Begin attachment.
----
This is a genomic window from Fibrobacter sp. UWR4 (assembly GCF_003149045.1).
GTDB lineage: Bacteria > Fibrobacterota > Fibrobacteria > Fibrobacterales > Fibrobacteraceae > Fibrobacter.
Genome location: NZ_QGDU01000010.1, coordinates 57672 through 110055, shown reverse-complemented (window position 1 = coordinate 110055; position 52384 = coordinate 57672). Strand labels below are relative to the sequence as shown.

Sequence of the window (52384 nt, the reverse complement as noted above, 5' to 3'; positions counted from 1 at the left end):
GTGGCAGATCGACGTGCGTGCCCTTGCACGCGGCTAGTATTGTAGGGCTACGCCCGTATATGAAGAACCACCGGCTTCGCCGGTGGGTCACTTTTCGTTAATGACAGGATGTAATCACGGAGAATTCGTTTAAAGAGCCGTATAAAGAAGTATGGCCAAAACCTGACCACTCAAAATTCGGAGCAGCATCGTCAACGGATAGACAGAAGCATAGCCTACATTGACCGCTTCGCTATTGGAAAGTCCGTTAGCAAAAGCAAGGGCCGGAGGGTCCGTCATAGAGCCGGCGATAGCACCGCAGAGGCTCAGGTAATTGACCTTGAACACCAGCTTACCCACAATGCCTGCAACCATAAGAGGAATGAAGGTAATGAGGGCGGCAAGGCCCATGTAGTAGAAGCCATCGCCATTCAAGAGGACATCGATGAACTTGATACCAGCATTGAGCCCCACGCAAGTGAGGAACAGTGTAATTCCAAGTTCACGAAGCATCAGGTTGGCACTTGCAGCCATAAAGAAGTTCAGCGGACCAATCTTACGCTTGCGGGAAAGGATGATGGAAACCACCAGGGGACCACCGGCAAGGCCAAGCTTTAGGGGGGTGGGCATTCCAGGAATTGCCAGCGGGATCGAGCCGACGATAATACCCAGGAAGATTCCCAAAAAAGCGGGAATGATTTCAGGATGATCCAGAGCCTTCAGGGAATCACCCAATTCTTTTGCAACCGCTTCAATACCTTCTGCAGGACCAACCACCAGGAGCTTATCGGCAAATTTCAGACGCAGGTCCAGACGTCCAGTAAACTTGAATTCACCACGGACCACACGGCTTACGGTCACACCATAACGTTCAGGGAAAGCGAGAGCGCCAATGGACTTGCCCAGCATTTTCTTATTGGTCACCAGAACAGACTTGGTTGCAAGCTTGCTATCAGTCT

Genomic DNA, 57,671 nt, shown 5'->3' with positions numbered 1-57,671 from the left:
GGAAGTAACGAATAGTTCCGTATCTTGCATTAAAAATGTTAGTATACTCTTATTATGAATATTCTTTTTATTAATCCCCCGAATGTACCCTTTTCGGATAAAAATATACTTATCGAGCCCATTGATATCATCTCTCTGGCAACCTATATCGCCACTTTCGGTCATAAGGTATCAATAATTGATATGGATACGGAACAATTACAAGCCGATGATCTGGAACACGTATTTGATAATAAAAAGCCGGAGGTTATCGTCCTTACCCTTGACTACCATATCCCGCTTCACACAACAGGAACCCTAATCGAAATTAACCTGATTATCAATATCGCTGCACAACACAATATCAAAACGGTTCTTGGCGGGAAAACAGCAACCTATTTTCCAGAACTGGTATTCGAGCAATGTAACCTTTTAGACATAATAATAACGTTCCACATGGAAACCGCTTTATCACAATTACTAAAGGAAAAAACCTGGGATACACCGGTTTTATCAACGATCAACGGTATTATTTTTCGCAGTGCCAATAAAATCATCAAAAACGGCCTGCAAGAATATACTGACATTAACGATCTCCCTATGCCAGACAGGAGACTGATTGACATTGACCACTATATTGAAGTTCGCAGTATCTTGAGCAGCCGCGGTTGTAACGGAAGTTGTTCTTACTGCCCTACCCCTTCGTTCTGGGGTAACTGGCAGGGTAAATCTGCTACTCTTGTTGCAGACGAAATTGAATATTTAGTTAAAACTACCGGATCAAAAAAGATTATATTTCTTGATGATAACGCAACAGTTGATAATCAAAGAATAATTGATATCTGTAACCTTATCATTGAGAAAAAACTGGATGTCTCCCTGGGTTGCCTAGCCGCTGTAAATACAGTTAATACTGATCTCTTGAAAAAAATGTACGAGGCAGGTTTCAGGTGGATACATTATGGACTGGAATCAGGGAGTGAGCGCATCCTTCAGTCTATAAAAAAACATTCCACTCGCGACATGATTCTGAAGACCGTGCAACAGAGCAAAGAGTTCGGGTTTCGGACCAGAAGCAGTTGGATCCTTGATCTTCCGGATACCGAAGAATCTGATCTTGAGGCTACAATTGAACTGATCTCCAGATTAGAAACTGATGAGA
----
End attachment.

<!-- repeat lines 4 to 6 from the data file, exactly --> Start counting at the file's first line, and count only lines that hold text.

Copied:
Sequence of the window (52384 nt, the reverse complement as noted above, 5' to 3'; positions counted from 1 at the left end):
GTGGCAGATCGACGTGCGTGCCCTTGCACGCGGCTAGTATTGTAGGGCTACGCCCGTATATGAAGAACCACCGGCTTCGCCGGTGGGTCACTTTTCGTTAATGACAGGATGTAATCACGGAGAATTCGTTTAAAGAGCCGTATAAAGAAGTATGGCCAAAACCTGACCACTCAAAATTCGGAGCAGCATCGTCAACGGATAGACAGAAGCATAGCCTACATTGACCGCTTCGCTATTGGAAAGTCCGTTAGCAAAAGCAAGGGCCGGAGGGTCCGTCATAGAGCCGGCGATAGCACCGCAGAGGCTCAGGTAATTGACCTTGAACACCAGCTTACCCACAATGCCTGCAACCATAAGAGGAATGAAGGTAATGAGGGCGGCAAGGCCCATGTAGTAGAAGCCATCGCCATTCAAGAGGACATCGATGAACTTGATACCAGCATTGAGCCCCACGCAAGTGAGGAACAGTGTAATTCCAAGTTCACGAAGCATCAGGTTGGCACTTGCAGCCATAAAGAAGTTCAGCGGACCAATCTTACGCTTGCGGGAAAGGATGATGGAAACCACCAGGGGACCACCGGCAAGGCCAAGCTTTAGGGGGGTGGGCATTCCAGGAATTGCCAGCGGGATCGAGCCGACGATAATACCCAGGAAGATTCCCAAAAAAGCGGGAATGATTTCAGGATGATCCAGAGCCTTCAGGGAATCACCCAATTCTTTTGCAACCGCTTCAATACCTTCTGCAGGACCAACCACCAGGAGCTTATCGGCAAATTTCAGACGCAGGTCCAGACGTCCAGTAAACTTGAATTCACCACGGACCACACGGCTTACGGTCACACCATAACGTTCAGGGAAAGCGAGAGCGCCAATGGACTTGCCCAGCATTTTCTTATTGGTCACCAGAACAGACTTGGTTGCAAGCTTGCTATCAGTCT

Genomic DNA, 57,671 nt, shown 5'->3' with positions numbered 1-57,671 from the left: